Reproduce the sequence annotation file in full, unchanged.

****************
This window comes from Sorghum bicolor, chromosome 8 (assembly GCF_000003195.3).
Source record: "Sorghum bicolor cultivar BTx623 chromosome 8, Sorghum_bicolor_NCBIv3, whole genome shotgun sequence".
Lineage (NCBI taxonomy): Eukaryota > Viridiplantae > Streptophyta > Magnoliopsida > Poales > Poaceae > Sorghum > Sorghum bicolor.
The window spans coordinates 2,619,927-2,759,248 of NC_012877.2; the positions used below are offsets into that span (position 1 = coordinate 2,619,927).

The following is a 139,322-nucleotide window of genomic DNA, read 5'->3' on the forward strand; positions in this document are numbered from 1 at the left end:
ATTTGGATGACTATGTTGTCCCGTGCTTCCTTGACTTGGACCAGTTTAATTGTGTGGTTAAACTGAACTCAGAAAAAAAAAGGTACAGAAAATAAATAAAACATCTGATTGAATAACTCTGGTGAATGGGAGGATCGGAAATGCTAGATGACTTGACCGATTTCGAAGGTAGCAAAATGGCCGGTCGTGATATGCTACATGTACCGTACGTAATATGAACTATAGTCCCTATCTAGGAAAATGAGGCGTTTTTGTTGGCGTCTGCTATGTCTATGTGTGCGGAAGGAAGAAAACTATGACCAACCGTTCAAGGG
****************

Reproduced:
This window comes from Sorghum bicolor, chromosome 8 (assembly GCF_000003195.3).
Source record: "Sorghum bicolor cultivar BTx623 chromosome 8, Sorghum_bicolor_NCBIv3, whole genome shotgun sequence".
Lineage (NCBI taxonomy): Eukaryota > Viridiplantae > Streptophyta > Magnoliopsida > Poales > Poaceae > Sorghum > Sorghum bicolor.
The window spans coordinates 2,619,927-2,759,248 of NC_012877.2; the positions used below are offsets into that span (position 1 = coordinate 2,619,927).

The following is a 139,322-nucleotide window of genomic DNA, read 5'->3' on the forward strand; positions in this document are numbered from 1 at the left end:
ATTTGGATGACTATGTTGTCCCGTGCTTCCTTGACTTGGACCAGTTTAATTGTGTGGTTAAACTGAACTCAGAAAAAAAAAGGTACAGAAAATAAATAAAACATCTGATTGAATAACTCTGGTGAATGGGAGGATCGGAAATGCTAGATGACTTGACCGATTTCGAAGGTAGCAAAATGGCCGGTCGTGATATGCTACATGTACCGTACGTAATATGAACTATAGTCCCTATCTAGGAAAATGAGGCGTTTTTGTTGGCGTCTGCTATGTCTATGTGTGCGGAAGGAAGAAAACTATGACCAACCGTTCAAGGG